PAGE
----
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Unformatted text preview: 16. 1 Chapter Sixteen Integrating Vector Functions 16.1 Introduction Suppose water (or some other incompressible fluid ) flows at a constant velocity v in space (through a pipe, for instance), and we wish to know the rate at which the water flows across a rectangular surface S that is normal to the stream lines: What is the rate at which the fluid flows through S ? Let M t ( ) denote the total volume of fluid that has passed through the surface at time t. The amount of fluid that flows through during the time between t t t and + is simply M t t M t a t ( ) ( ) | | +- = v , where a is the area of S. Thus, the rate of flow through S is dM dt a = | | v . The result is slightly more complicated when various exciting changes are made. Clearly there is nothing special about the surface's being a rectangle. But suppose that S is placed at an angle to the stream lines instead of being placed normal to the them. Then we have dM dt a = v n , where n is a unit normal to the surface S . 16. 2 Observe that matters which unit normal to the plane surface we choose. If we choose the other normal (- n ), then our rate will be the negative of this one. We must thus specify an orientation of the surface. We are computing the rate of flow from one side of the surface to the other, and so we have to specify the "sides", so to speak. 16.2 Flux Now, let's look at the general situation. The surface is not restricted to being a plane surface, and the velocity of the flow is not restricted to being constant in space; it may vary with position as well as time. Specifically, suppose S is a surface, together with an orientationthat is, some means of specifying two "sides"and suppose F r ( ) is a function F R R 3 3 : , which is the velocity of the incompressible fluid. , which is the velocity of the incompressible fluid....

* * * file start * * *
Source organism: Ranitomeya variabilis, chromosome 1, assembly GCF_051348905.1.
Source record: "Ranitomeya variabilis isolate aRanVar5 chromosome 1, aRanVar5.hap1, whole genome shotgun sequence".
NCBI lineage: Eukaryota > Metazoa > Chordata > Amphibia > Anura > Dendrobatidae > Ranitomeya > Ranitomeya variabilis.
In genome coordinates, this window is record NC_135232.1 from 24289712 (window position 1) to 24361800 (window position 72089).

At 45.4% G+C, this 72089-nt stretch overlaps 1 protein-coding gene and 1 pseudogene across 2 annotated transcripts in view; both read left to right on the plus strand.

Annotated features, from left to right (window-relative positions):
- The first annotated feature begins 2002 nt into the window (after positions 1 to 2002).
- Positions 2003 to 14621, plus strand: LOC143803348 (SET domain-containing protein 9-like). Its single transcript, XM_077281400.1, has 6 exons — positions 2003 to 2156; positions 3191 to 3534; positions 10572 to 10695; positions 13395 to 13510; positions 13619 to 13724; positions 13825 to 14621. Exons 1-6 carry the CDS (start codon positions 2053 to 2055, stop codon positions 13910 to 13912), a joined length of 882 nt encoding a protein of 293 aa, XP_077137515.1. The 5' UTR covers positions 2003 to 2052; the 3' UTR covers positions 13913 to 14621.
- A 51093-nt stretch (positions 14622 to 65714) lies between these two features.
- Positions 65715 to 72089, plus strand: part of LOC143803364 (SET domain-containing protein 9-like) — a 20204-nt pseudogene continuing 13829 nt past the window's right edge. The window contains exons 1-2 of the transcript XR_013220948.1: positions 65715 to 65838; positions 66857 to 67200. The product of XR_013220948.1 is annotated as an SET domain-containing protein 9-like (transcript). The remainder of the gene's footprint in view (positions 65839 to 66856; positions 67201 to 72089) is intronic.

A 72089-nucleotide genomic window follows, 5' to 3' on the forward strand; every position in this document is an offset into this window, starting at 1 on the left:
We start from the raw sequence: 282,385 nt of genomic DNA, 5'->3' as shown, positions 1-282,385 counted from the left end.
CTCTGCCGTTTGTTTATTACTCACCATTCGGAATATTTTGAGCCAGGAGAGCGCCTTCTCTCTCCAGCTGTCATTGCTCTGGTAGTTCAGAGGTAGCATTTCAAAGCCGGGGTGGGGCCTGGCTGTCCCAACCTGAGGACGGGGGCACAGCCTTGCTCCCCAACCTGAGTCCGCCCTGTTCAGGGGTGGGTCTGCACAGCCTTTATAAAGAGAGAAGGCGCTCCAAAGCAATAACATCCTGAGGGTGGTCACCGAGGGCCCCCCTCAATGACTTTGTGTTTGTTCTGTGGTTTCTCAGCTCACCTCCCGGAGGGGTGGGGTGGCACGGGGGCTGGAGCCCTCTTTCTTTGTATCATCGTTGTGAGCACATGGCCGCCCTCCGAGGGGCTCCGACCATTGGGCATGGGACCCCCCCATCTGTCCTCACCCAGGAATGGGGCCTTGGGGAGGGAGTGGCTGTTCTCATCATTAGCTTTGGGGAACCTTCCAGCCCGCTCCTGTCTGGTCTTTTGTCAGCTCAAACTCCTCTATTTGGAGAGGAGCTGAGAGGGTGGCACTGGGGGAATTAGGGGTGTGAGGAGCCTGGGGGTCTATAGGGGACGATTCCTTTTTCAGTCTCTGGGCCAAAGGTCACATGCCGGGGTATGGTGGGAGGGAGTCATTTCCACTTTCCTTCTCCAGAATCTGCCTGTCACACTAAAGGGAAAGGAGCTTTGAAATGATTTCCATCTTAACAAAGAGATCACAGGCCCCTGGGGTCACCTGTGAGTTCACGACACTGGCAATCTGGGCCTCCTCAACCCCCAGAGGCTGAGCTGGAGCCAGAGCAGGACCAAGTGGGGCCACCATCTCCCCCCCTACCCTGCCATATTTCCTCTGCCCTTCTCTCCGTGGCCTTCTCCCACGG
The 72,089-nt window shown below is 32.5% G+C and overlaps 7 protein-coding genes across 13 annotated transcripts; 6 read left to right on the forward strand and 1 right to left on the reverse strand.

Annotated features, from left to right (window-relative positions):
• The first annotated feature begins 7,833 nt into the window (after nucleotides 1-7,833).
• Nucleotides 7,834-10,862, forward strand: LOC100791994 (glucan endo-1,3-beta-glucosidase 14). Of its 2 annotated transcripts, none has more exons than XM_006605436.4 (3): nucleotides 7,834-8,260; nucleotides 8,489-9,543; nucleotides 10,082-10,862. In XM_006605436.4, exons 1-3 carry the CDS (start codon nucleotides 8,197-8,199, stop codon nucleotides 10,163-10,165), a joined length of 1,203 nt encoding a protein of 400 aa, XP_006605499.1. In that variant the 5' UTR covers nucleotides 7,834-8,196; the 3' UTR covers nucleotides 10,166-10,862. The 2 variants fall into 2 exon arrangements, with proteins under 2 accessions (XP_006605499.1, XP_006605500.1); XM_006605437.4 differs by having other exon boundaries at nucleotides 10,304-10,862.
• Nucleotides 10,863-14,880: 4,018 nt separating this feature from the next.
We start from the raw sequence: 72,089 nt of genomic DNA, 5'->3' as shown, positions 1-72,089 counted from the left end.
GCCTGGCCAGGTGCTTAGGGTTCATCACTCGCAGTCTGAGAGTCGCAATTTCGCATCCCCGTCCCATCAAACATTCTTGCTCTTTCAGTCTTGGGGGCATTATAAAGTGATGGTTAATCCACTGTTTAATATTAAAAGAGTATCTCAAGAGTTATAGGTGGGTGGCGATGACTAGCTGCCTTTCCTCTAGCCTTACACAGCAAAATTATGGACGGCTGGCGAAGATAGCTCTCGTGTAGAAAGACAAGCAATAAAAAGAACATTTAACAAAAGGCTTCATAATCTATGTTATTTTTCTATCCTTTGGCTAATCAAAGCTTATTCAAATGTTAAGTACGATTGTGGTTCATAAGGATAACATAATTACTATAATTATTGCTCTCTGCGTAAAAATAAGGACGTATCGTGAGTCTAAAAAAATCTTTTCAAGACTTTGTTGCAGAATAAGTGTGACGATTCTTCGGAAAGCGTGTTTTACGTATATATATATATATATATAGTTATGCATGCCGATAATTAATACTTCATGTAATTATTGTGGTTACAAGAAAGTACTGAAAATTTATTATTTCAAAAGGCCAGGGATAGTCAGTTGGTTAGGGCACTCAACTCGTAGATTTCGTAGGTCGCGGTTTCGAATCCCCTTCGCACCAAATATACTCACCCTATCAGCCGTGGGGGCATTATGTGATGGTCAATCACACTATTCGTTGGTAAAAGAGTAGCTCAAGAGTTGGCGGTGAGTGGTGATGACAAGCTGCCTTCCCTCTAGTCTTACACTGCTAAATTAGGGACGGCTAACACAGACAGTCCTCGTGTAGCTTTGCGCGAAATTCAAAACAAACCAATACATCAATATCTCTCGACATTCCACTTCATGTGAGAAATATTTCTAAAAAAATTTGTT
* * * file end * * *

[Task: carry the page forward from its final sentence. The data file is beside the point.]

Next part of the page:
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This note was uploaded on 01/29/2012 for the course ENG 2zz3 taught by Professor Proff during the Spring '11 term at McMaster University.
- Spring '11